known as gamasvamiko who had slaves (dasas) and other craftsmen (kammmakaras)
and artisans (karukas). Mostly Brahmanas and other upper castes were in control
of such settlements and the workers belong to sudra group. The non-kin labour
controlled by the upper classes made possible the necessary produce to feed the

In the south, the agriculture expansion took place slightly later than the north. Though
evidence for cultivation during the pre-Iron Age context is available, extension of
agriculture perhaps took place around the beginning of the Christian era. The number
of settlements in the Krishna-Godavari and Kaveri Deltas increased. There are also
references to heaps of rice, using elephants and cattle for threshing rice in the
Sangam literature. We hear of the Chola king Karikalan of Sangam Age converting
forest lands into cultivable lands. He is also said to have built a bund across the
Kaveri to prove water for cultivation.


With the advent of urbanization, traders and artisans emerged as strong communities.
The Mahavamsa speaks of South Indian traders in pre-Christian times who were also
politically powerful and who in fact dominated the region. There are references to
18 guilds of artisans and smiths and carpenters and leather workers were organised
into guilds. There are also references to carpenters village in the neighbourhood of
Varanasi. There also references to dishonest elements in artisan groups. Arthasastra
speaks of the means trapping fraudulent artisans.

Romila Thapar informs us that The sources frequently refer to the system of
guilds which began in the early Buddhist period and continued through the Mauryan
period. . Topography aided their development, in as much as particular areas of a
city were generally inhabited by all tradesmen of a certain craft. Tradesmens villages
were also known, where one particular craft was centered, largely due to the easy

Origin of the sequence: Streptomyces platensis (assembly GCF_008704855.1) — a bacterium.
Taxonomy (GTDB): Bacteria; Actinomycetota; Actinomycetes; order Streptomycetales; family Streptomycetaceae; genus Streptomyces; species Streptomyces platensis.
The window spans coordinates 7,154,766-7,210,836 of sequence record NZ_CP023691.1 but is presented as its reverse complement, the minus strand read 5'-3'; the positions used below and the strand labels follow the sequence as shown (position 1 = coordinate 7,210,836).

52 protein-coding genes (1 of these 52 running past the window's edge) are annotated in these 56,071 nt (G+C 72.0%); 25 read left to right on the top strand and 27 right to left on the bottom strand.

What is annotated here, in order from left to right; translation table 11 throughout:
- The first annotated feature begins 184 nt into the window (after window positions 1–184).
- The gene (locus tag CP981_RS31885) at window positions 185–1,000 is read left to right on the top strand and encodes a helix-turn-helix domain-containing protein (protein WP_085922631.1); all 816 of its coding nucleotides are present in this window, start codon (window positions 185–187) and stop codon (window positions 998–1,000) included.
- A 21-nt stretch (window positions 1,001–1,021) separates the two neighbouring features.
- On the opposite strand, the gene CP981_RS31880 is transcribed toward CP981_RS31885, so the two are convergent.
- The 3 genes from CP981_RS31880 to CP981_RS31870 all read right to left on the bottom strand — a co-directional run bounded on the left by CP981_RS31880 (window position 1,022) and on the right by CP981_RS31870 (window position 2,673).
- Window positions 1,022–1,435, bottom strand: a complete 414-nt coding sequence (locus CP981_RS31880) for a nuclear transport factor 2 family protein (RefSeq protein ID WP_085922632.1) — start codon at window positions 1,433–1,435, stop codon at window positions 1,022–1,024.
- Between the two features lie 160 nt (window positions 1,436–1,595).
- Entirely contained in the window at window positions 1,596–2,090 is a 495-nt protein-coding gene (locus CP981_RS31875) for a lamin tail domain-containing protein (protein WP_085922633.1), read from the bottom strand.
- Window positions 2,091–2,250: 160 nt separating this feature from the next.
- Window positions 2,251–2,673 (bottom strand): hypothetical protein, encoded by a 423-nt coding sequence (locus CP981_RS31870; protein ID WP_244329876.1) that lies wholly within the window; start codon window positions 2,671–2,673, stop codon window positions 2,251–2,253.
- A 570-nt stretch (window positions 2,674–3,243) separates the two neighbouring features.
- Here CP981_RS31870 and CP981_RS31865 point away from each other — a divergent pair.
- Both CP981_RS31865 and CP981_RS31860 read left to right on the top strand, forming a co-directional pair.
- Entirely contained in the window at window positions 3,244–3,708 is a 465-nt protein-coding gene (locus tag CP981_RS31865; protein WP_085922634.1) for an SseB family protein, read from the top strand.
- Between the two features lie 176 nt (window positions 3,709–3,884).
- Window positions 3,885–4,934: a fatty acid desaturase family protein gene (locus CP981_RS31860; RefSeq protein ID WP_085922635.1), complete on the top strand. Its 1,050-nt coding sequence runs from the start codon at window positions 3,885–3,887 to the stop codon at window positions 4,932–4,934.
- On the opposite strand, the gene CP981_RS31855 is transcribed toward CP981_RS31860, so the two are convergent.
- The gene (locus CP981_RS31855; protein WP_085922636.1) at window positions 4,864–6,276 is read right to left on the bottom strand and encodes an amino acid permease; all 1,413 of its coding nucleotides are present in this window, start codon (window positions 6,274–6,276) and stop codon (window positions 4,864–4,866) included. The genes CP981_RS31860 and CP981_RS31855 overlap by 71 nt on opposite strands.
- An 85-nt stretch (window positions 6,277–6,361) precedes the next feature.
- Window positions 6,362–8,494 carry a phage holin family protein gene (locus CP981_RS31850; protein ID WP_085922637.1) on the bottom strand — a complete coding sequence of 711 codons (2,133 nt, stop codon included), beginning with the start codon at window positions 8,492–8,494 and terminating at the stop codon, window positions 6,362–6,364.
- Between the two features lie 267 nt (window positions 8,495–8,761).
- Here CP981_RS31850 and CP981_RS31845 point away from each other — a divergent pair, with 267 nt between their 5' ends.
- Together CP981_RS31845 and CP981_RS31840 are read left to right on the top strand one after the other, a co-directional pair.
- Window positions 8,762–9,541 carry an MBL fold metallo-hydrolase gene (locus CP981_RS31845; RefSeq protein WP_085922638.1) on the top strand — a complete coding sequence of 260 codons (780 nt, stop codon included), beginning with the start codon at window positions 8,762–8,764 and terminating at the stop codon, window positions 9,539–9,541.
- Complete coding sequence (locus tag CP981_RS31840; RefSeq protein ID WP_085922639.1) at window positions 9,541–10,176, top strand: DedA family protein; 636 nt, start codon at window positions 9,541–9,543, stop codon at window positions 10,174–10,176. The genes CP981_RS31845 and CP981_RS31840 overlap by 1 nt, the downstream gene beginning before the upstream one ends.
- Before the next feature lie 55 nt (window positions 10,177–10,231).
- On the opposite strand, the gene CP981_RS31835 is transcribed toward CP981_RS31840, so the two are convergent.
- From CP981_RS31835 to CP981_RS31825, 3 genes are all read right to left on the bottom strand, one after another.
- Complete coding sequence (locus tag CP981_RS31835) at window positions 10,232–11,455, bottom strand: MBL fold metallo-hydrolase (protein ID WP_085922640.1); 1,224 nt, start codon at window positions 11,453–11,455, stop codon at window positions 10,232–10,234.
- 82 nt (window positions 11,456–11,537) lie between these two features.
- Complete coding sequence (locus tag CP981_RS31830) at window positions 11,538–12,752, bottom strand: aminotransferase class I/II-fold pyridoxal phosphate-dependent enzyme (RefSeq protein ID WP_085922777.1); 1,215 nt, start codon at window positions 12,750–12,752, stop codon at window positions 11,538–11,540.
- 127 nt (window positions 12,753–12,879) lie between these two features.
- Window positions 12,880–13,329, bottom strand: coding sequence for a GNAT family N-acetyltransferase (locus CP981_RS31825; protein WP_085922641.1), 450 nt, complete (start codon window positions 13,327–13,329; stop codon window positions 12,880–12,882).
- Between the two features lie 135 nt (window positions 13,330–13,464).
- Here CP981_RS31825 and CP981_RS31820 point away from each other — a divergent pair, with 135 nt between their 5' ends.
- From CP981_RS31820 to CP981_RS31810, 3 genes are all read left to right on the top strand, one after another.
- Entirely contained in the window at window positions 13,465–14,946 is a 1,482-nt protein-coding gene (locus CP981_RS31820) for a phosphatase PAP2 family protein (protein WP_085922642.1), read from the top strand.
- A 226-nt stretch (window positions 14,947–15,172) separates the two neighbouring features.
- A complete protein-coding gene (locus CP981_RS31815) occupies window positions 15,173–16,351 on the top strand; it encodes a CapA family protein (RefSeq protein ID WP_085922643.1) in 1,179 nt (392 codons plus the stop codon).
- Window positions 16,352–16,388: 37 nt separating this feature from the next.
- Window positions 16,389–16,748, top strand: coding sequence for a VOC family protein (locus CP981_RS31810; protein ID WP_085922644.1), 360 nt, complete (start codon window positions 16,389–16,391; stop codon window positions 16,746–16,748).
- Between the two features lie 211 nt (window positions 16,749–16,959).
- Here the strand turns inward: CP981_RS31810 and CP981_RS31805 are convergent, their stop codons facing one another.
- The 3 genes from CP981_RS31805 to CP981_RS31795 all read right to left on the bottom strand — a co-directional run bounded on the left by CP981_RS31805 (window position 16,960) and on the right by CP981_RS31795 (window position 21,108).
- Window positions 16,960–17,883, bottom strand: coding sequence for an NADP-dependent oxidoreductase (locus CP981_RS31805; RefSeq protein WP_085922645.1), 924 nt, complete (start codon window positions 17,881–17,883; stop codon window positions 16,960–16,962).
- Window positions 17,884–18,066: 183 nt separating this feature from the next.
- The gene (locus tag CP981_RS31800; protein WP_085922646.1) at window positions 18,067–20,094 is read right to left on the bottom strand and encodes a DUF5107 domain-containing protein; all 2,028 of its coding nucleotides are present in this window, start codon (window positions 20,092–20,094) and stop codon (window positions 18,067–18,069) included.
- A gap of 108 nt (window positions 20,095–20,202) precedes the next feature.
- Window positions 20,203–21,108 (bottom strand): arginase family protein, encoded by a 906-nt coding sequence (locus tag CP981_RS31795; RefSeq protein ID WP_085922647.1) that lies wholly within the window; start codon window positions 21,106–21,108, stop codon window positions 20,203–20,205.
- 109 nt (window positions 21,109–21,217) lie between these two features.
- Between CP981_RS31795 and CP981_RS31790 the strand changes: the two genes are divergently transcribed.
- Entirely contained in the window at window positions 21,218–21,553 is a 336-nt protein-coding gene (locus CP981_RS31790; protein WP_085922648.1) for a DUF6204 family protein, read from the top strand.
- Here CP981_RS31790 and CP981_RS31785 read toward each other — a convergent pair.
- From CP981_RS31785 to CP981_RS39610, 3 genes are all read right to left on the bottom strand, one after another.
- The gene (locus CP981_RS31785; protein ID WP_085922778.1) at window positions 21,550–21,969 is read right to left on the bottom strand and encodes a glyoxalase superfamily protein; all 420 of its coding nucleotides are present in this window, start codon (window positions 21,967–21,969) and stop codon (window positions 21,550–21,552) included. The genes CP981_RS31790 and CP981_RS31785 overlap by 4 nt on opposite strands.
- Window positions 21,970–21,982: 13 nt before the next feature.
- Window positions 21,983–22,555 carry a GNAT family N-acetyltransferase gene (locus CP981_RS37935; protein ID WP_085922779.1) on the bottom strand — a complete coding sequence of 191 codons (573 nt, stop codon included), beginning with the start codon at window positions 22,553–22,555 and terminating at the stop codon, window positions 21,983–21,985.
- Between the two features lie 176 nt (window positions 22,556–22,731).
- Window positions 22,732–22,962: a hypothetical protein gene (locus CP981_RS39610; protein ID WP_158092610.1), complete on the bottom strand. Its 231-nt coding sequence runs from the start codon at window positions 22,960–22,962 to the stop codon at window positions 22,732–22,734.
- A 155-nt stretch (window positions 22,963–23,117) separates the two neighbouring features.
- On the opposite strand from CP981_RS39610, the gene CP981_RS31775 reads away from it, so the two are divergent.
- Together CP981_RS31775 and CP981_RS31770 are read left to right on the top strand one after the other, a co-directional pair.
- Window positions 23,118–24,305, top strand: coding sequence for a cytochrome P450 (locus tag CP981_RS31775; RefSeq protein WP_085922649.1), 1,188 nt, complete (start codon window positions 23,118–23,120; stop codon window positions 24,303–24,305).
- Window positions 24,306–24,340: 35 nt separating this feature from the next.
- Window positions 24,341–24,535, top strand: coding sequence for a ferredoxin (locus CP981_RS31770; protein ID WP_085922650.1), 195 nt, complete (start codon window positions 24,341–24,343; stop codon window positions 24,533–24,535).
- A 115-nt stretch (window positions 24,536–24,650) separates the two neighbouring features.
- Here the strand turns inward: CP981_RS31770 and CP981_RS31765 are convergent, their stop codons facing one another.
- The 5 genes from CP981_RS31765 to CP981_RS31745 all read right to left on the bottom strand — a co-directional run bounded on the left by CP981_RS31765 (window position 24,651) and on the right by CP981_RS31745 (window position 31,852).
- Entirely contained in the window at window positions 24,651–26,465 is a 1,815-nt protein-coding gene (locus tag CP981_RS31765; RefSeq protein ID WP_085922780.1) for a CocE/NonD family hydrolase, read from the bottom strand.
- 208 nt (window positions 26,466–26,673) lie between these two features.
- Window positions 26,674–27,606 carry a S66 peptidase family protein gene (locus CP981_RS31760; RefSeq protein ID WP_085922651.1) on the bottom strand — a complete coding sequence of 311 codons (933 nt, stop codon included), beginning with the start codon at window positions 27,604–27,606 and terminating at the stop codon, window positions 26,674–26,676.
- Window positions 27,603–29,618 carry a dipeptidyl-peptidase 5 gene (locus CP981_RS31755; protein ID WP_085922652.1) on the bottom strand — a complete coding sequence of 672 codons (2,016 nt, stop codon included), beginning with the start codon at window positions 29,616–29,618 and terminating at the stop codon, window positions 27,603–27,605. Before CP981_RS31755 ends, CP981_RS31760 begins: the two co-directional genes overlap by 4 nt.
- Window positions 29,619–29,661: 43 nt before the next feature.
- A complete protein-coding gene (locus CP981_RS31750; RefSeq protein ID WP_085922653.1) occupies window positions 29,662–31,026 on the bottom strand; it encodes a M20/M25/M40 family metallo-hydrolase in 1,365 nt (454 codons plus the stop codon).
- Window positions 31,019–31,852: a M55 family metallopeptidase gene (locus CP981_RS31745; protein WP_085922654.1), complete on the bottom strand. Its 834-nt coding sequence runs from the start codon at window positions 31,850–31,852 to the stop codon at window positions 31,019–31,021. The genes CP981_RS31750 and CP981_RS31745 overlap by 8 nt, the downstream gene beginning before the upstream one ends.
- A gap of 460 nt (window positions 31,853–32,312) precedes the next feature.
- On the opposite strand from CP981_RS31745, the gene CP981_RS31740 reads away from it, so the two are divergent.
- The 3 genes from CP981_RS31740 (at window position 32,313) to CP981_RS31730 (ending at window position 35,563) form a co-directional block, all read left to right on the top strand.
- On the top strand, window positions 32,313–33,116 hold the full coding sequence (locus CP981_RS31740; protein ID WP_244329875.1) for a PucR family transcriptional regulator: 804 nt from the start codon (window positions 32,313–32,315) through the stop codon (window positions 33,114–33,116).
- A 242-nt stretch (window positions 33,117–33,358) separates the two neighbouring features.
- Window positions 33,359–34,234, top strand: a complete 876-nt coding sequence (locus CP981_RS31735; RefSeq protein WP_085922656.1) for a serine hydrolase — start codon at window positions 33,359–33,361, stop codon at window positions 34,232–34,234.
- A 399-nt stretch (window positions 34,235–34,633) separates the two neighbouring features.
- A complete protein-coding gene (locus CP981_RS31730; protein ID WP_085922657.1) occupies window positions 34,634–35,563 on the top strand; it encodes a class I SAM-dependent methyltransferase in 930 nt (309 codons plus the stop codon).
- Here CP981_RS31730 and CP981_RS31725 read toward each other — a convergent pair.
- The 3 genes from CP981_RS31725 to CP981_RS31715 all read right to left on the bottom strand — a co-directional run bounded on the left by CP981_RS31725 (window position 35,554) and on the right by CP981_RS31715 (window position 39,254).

availability of raw material. The three chief requisites necessary for the rise of a guild
system were in existence. Firstly, the localization of occupation was possible, secondly
the hereditary character of professions was recognized, and lastly the idea of a guild
leader or jetthaka was a widely accepted one. The extension of trade in the Mauryan
period must have helped considerably in developing and stabilizing the guilds, which
at first were an intermediate step between a tribe and a caste. In later years they
were dominated by strict rules, which resulted in some of them gradually becoming
castes. Another early incentive to forming guilds must have been competition.
Early Historic Societies: Economically it was better to work in a body than to work individually, as a corporation
6th Century B.C. to 4th would provide added social status, and when necessary, assistance could be sought
Century A.D.
from other members. By gradual stages guilds developed into the most important
industrial bodies in their areas.

Having arrived at a point when the guilds controlled almost the entire manufactured
output, they found that they had to meet greater demands than they could cater for
by their own labour and that of their families; consequently they had to employ hired
labour. This consisted of two categories, the karmakaras and the bhrtakas who
were regarded as free labourers working for a regular wage, and the dasas who
were slaves. Asoka refers to both categories in his edicts when he speaks of the
bhrtakas and the dasas. Thus by the Mauryan period the guilds had developed into